Brussels minister-president pleads for changes to language laws

Rudi Vervoort, minister-president of the Brussels-Capital Region, has called for a thorough review of the language laws of the region.

At present, the region is nominally equal French-Dutch, although the proportions are something closer to 90-10%. Vervoort himself is bilingual, although he represents a French-speaking party and is himself originally French-speaking.

Vervoort, originally the mayor of Evere, was asked a question by two Dutch-speaking members of the city council following a report by the region’s vice-governor which pointed out a record number of employees of the region’s personnel who had been rejected on language grounds.

It is not entirely clear in which direction the vice-governor’s report points, but incidental reporting points to the fact that the majority of institutional staff who speak both languages are originally Dutch-speaking; Flemish people are more likely to speak French than the other way round. Furthermore, a Dutch-speaking functionary, according to Brussels Times research, is much more likely to be able to speak English, regardless of language laws.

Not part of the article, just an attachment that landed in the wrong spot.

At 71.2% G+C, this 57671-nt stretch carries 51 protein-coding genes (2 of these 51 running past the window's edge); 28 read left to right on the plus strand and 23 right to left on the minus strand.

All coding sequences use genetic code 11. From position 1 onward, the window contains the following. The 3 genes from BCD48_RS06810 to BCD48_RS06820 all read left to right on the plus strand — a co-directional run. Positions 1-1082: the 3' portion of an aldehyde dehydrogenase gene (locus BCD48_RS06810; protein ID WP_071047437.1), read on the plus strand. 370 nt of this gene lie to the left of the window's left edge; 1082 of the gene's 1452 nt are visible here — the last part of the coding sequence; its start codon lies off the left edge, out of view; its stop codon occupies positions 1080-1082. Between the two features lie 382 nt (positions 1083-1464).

Vervoort, meanwhile, appears to intend to change the language laws in Brussels to reflect the laws in Brussels, which are part of the Constitution, in such a way as such to tilt the balance towards French.

“This is plainly a scandal,” said N-VA member Liesbet Dhaene, who filed the original question. The Brussels government has shown its unwillingness, she said, to employ Dutch-speaking officials not only in the city itself, but also in the region.

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